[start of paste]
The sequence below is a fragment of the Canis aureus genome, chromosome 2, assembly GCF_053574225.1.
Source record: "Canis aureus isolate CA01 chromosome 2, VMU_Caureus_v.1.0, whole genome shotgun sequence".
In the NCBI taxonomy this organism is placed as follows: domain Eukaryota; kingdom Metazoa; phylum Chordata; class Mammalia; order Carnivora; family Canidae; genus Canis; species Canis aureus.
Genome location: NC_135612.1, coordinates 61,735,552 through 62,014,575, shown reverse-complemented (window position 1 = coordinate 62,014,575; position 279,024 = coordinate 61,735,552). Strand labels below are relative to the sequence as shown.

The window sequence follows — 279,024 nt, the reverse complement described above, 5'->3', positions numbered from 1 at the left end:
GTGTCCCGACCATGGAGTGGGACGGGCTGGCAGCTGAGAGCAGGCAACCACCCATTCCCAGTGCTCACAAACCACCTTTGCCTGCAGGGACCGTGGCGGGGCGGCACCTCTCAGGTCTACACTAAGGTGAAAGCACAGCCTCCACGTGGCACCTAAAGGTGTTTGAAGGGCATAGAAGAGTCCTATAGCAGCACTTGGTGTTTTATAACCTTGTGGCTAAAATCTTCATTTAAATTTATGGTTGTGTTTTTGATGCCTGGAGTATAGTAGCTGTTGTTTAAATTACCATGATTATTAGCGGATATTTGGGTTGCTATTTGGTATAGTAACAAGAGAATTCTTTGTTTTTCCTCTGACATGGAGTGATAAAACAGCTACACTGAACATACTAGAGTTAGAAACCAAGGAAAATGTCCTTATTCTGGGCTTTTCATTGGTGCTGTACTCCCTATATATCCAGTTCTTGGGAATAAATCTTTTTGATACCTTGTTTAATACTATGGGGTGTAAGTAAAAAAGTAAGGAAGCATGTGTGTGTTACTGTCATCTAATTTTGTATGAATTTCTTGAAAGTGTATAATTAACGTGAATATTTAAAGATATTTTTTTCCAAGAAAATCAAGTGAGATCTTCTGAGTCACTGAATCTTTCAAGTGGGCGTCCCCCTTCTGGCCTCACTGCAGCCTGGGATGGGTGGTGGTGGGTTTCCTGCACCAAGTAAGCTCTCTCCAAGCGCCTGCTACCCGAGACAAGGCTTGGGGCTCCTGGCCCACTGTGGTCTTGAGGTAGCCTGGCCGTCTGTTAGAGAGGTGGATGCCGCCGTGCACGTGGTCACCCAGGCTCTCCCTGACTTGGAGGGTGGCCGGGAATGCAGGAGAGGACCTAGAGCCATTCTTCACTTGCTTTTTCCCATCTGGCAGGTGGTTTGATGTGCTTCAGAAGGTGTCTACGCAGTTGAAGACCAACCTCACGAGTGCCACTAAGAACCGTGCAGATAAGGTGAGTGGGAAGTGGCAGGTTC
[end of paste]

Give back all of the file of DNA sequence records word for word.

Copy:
The sequence below is a fragment of the Canis aureus genome, chromosome 2, assembly GCF_053574225.1.
Source record: "Canis aureus isolate CA01 chromosome 2, VMU_Caureus_v.1.0, whole genome shotgun sequence".
In the NCBI taxonomy this organism is placed as follows: domain Eukaryota; kingdom Metazoa; phylum Chordata; class Mammalia; order Carnivora; family Canidae; genus Canis; species Canis aureus.
Genome location: NC_135612.1, coordinates 61,735,552 through 62,014,575, shown reverse-complemented (window position 1 = coordinate 62,014,575; position 279,024 = coordinate 61,735,552). Strand labels below are relative to the sequence as shown.

The window sequence follows — 279,024 nt, the reverse complement described above, 5'->3', positions numbered from 1 at the left end:
GTGTCCCGACCATGGAGTGGGACGGGCTGGCAGCTGAGAGCAGGCAACCACCCATTCCCAGTGCTCACAAACCACCTTTGCCTGCAGGGACCGTGGCGGGGCGGCACCTCTCAGGTCTACACTAAGGTGAAAGCACAGCCTCCACGTGGCACCTAAAGGTGTTTGAAGGGCATAGAAGAGTCCTATAGCAGCACTTGGTGTTTTATAACCTTGTGGCTAAAATCTTCATTTAAATTTATGGTTGTGTTTTTGATGCCTGGAGTATAGTAGCTGTTGTTTAAATTACCATGATTATTAGCGGATATTTGGGTTGCTATTTGGTATAGTAACAAGAGAATTCTTTGTTTTTCCTCTGACATGGAGTGATAAAACAGCTACACTGAACATACTAGAGTTAGAAACCAAGGAAAATGTCCTTATTCTGGGCTTTTCATTGGTGCTGTACTCCCTATATATCCAGTTCTTGGGAATAAATCTTTTTGATACCTTGTTTAATACTATGGGGTGTAAGTAAAAAAGTAAGGAAGCATGTGTGTGTTACTGTCATCTAATTTTGTATGAATTTCTTGAAAGTGTATAATTAACGTGAATATTTAAAGATATTTTTTTCCAAGAAAATCAAGTGAGATCTTCTGAGTCACTGAATCTTTCAAGTGGGCGTCCCCCTTCTGGCCTCACTGCAGCCTGGGATGGGTGGTGGTGGGTTTCCTGCACCAAGTAAGCTCTCTCCAAGCGCCTGCTACCCGAGACAAGGCTTGGGGCTCCTGGCCCACTGTGGTCTTGAGGTAGCCTGGCCGTCTGTTAGAGAGGTGGATGCCGCCGTGCACGTGGTCACCCAGGCTCTCCCTGACTTGGAGGGTGGCCGGGAATGCAGGAGAGGACCTAGAGCCATTCTTCACTTGCTTTTTCCCATCTGGCAGGTGGTTTGATGTGCTTCAGAAGGTGTCTACGCAGTTGAAGACCAACCTCACGAGTGCCACTAAGAACCGTGCAGATAAGGTGAGTGGGAAGTGGCAGGTTC